One of the more contentious points of Islamic culture, from a Western point of view, is the wearing of the hijab. While it is an issue receiving international attention, with France having outlawed it completely, we’ve had our own, more personal experiences with it here during our travels and daily life in the Middle East.
First, some definition of terms usually used rather loosely in the West:
Advertisement for Wild Wadi Waterpark in the UAE.
– Burka: the long, draping outer body covering, also sometimes called a jelaba or ghalabia especially when worn by men
– Hijab: covering for the head
– Niqab: covering or veil over the face
The wearing of these traditional garments varies from place to place in the Middle East and even from sect to sect within a country, or region, according to that sect’s interpretation and adherence to tradition. Where this tradition springs from is briefly but nicely reviewed, with excerpts from relevant Islamic sources, in this article from Emory University.
As for our personal experience: here in Oman some women wear it, some do not. Foreign women are not compelled. Muslim women seem to chose for themselves or adhere to the values inculcated in them as a part of their family upbringing. In other countries, like Morocco, the hijab is rarely seen. Or, on the opposite end, in Saudi Arabia it is mandated for all women, non-Muslims included (although, somewhat surprisingly, most western women we met generally did not wear a head covering, and were not often reprimanded for it by the Mutawwa, the Saudi religious police . . . ) My wife, Angie, actually enjoyed wearing the full body covering, feeling (for once) like she wasn’t being stared at and, moreover, feeling releaved at not having to wear make-up, nice clothes, etc. I think she spent all our time in Riyadh clothed in a yoga outfit, her very favorite choice of apparel, tucked away under the burka!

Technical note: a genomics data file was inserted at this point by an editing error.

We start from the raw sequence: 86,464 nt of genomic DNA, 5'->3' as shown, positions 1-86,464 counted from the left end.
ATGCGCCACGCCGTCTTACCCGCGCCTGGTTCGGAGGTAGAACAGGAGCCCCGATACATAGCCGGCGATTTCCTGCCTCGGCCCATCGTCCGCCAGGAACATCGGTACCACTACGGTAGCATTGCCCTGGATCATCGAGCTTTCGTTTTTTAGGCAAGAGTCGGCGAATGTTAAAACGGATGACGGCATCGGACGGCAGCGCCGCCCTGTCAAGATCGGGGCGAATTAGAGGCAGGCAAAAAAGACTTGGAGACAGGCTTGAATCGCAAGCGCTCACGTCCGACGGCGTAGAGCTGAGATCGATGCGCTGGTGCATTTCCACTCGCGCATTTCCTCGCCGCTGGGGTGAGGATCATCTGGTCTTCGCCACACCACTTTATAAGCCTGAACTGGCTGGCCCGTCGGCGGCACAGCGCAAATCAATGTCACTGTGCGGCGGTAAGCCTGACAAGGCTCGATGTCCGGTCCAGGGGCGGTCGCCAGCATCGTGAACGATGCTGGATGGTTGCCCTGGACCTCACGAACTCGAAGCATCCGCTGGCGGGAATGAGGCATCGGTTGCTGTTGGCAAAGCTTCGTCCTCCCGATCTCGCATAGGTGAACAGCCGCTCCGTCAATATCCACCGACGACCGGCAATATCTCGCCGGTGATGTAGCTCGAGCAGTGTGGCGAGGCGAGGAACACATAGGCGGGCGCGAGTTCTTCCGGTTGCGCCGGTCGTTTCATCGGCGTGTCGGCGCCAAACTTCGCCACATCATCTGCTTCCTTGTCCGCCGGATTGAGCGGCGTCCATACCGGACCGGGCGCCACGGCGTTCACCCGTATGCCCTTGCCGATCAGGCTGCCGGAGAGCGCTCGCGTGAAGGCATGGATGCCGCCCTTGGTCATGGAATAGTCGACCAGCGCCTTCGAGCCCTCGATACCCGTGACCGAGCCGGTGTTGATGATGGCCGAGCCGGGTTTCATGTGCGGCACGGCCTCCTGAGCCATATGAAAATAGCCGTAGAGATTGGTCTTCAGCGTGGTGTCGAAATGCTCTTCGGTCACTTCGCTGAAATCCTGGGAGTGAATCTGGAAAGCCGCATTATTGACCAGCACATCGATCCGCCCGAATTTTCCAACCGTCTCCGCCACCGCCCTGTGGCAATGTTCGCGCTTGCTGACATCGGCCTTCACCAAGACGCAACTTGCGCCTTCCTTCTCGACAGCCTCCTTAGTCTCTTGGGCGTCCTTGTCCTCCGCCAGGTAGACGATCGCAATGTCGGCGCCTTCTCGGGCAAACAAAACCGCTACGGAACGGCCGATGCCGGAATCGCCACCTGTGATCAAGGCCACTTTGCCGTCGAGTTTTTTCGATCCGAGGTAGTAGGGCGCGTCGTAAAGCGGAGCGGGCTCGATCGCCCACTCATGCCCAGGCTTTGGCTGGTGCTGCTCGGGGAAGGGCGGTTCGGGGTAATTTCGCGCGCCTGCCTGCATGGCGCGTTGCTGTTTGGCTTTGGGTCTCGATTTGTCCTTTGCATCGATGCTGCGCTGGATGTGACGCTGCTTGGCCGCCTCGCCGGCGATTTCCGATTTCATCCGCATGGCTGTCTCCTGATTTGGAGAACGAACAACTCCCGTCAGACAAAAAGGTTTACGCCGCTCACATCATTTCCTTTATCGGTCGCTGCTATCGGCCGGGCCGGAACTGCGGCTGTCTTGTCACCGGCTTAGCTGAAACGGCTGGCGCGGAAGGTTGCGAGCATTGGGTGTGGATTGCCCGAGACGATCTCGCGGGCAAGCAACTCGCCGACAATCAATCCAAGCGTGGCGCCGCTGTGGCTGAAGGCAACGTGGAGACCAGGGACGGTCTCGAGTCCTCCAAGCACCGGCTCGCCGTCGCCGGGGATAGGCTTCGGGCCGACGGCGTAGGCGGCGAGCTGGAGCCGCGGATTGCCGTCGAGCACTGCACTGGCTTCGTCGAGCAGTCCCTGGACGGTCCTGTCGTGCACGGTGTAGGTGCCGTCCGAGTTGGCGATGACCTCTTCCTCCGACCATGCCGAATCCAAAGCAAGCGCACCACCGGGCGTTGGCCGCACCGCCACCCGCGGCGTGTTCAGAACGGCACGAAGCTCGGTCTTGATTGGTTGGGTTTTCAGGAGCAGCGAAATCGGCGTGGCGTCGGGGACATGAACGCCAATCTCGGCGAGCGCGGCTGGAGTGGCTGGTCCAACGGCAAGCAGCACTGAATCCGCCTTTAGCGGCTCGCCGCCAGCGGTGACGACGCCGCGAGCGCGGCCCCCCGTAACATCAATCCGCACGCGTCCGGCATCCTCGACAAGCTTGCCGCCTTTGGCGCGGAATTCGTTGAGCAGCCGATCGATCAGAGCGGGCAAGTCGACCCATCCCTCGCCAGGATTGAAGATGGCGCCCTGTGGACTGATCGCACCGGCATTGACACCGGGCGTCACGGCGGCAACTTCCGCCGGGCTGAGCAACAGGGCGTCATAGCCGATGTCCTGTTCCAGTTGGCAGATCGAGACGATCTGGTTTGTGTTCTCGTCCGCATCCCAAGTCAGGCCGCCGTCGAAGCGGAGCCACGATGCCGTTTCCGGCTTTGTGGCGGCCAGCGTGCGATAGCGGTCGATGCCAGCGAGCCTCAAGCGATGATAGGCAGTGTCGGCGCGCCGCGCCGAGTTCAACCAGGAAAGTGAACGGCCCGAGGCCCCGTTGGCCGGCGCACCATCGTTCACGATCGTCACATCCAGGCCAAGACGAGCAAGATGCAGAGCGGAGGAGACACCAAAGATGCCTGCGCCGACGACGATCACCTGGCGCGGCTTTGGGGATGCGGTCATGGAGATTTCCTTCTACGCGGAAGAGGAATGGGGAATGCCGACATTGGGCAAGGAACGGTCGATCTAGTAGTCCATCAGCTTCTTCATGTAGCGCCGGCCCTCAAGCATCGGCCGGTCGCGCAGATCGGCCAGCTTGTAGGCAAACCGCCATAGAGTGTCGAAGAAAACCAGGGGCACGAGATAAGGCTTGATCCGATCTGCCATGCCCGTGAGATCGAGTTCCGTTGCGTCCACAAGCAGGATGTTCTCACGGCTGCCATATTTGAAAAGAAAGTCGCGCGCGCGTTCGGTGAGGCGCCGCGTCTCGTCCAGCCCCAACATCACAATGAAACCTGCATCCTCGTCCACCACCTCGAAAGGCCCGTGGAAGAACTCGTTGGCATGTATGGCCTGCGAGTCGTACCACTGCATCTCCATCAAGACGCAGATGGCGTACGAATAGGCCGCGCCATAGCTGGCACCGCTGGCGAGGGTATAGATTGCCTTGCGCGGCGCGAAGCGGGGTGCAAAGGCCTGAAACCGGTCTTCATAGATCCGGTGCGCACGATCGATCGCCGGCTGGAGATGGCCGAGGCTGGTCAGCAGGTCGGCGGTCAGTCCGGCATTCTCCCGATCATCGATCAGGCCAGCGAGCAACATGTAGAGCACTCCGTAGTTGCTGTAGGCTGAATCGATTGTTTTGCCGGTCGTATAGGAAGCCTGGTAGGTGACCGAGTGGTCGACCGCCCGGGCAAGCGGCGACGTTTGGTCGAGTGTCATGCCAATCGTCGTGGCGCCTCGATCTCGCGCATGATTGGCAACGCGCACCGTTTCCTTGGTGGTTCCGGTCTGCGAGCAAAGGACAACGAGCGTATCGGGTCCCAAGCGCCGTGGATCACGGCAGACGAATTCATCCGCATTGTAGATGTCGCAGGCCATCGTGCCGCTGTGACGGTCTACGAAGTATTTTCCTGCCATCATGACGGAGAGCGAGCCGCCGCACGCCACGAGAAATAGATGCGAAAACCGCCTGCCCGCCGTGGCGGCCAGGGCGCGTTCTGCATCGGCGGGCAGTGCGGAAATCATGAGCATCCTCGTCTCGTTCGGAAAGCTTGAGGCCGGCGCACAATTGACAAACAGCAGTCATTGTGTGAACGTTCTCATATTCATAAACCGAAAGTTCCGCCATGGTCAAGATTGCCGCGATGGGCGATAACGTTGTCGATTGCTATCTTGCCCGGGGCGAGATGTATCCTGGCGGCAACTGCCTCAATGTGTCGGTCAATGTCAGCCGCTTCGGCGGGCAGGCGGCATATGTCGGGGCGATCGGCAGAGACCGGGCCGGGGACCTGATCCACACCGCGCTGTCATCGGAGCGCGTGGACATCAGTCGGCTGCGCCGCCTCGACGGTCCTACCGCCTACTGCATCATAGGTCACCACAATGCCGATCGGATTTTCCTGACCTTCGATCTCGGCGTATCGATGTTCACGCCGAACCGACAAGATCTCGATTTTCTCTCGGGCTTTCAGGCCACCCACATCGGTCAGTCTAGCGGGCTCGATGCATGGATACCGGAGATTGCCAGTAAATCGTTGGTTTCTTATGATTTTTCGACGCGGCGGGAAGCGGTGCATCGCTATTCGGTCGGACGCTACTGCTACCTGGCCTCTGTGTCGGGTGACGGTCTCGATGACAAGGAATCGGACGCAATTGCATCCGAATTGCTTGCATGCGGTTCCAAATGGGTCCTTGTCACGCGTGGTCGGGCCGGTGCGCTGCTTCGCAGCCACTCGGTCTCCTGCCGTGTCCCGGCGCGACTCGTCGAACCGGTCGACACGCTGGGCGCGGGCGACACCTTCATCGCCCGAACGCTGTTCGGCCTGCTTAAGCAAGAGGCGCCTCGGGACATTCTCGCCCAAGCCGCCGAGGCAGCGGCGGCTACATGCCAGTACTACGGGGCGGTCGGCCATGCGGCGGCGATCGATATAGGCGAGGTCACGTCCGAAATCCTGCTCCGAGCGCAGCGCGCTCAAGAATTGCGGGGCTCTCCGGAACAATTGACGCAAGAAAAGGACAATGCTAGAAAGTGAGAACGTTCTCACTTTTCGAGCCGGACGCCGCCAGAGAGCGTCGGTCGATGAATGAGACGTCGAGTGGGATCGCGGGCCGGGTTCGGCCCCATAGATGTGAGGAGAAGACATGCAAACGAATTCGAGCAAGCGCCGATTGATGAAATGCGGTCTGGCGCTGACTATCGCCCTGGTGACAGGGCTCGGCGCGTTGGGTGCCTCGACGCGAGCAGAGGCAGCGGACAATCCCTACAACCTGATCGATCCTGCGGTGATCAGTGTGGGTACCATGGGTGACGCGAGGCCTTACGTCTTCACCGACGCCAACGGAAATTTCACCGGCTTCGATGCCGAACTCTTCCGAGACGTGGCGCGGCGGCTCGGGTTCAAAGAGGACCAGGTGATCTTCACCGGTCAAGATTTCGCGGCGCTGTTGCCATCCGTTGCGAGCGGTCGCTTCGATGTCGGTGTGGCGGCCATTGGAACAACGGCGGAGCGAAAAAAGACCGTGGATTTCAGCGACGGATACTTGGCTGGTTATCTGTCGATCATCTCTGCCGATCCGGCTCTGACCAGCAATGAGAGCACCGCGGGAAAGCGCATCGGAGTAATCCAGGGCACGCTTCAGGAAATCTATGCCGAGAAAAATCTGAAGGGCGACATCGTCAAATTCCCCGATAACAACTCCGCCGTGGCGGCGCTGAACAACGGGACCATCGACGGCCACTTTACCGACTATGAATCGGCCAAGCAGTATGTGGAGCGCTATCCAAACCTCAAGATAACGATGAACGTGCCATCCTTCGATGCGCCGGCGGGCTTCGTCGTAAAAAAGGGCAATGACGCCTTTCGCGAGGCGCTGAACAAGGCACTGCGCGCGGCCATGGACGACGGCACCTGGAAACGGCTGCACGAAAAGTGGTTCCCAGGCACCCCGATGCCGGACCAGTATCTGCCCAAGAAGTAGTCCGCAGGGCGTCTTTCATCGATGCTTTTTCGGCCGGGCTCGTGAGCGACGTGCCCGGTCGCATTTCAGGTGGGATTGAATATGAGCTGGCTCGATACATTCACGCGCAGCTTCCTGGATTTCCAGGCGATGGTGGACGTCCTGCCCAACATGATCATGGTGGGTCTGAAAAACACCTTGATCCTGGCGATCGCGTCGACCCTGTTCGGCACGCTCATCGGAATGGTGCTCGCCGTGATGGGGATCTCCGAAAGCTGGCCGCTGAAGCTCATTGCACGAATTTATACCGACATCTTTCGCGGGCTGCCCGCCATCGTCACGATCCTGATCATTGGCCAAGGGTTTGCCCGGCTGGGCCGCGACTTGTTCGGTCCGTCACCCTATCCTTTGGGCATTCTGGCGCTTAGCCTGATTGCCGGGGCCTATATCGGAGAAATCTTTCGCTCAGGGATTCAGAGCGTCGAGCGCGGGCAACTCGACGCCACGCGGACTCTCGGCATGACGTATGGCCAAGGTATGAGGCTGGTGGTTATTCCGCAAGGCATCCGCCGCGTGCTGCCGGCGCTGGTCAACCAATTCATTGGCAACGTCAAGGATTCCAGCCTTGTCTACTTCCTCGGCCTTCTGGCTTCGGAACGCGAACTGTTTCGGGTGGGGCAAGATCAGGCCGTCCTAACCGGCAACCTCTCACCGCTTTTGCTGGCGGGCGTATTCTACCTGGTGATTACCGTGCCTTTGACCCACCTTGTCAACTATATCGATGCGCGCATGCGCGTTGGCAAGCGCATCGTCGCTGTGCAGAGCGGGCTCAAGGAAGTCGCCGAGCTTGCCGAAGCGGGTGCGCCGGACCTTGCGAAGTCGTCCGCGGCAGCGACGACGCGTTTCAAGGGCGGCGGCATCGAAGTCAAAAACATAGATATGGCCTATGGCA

Best of all, and perhaps most in-line with other Not Quite Right observations here, is the photo above, a quick shot Angie took of an advertisement she saw for a waterpark in the UAE. It seems, at first, to be tongue-in-cheek with the woman wearing a fluffy pink towel in place of the usual black facial covering. But, really, it is serious. No men allowed. Women only. The fine print makes an allowance for boys under 8 years old entering the park on these particular Thursday nights in the company of their moms, but only if they can provide proof of their age!